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My Pantry Saga Part 2: Questioning My Thoughts About The Kitchen Pantry

He said no. My handyman said no. I knew he wasn’t sold on my brilliant idea to replace my kitchen pantry drawers with shelves, but I didn’t think he would completely reject the project. Oh, but he did. Some of you may recall Part I of this saga which I wrote about in my post, What I Learned About Love From My Kitchen Pantry Renovation, and all the brain drama I went through deciding to replace my “highly desired” pantry drawers with shelves, which many might consider a downgrade. I ended Part 1 with the handyman leaving my house and – I imagined – heading to the nearest bar to drink

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bag of groceries

What I Learned About Love From My Kitchen Pantry Renovation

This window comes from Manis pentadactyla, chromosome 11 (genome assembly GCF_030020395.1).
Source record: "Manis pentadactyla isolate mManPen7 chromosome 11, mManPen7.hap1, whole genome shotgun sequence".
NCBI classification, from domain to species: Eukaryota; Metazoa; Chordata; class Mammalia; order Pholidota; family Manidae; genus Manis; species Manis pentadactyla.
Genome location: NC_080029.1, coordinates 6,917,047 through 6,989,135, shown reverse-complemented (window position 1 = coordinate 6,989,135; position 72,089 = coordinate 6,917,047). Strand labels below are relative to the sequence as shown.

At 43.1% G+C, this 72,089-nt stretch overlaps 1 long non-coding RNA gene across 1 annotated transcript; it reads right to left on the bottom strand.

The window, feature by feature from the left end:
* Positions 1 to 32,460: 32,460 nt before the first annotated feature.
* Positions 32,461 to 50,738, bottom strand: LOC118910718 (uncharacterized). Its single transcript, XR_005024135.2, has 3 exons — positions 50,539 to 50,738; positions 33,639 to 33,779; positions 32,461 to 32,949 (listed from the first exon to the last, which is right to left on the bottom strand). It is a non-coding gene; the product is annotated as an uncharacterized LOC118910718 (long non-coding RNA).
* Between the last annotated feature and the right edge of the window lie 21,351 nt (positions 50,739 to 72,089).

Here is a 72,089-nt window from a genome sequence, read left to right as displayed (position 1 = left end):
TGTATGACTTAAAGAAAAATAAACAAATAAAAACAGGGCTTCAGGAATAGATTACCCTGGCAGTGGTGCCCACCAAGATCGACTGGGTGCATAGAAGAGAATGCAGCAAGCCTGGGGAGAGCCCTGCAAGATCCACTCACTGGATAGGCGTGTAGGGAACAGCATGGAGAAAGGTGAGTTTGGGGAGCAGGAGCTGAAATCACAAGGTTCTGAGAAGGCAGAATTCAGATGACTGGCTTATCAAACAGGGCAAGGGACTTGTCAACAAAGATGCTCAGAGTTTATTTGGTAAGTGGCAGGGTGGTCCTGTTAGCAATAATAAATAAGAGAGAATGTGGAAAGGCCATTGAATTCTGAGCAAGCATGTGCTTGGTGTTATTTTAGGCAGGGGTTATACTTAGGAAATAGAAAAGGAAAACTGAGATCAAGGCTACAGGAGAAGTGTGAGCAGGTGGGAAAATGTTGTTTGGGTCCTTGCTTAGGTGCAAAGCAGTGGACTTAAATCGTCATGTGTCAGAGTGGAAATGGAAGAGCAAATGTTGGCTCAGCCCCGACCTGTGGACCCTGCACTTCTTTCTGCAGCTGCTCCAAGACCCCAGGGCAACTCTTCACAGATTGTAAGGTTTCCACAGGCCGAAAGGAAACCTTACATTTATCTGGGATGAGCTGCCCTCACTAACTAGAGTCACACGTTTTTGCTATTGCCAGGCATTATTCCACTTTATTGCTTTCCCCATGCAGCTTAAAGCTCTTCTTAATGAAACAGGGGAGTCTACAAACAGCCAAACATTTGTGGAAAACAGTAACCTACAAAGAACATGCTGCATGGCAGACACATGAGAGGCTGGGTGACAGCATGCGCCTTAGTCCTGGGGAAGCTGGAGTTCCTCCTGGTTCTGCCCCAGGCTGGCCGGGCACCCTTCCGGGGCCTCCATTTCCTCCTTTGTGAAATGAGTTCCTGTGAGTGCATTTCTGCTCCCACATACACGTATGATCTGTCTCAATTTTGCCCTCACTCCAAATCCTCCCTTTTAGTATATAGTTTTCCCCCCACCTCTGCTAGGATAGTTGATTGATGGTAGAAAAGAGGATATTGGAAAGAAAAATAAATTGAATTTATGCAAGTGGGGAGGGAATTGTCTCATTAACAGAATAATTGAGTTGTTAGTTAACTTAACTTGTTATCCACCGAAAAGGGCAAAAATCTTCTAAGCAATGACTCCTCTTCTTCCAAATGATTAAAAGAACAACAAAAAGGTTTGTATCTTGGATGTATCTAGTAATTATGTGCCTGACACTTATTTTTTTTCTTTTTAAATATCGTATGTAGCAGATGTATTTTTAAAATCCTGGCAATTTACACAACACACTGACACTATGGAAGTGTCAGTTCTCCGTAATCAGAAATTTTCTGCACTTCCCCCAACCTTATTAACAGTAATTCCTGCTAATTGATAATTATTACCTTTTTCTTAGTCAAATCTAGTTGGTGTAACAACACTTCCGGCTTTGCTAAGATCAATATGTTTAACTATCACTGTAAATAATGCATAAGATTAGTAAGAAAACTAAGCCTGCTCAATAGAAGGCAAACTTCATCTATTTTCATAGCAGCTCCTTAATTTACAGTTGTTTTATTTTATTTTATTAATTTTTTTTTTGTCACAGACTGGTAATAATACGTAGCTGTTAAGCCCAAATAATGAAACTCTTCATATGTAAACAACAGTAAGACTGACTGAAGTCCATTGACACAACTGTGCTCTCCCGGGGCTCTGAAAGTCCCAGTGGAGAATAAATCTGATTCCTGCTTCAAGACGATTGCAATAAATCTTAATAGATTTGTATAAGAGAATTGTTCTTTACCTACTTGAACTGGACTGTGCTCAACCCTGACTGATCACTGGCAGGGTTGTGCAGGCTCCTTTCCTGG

I just had a handyman come to give an estimate on how much it would cost to REMOVE those pretty slide-out drawers from my pantry and replace them with shelves. He looked appalled at my kitchen pantry renovation idea. Why would I want to do that? The slide-out drawers are a highly desired kitchen feature, the best! I acknowledged that I knew it sounded crazy, but the drawers just weren’t practical for my family (cough – husband). The handyman’s face said it all. The confusion, the judgment. I stated his silent question out loud, “You’re wondering why he can’t just pull out the drawer and put it back?” The handyman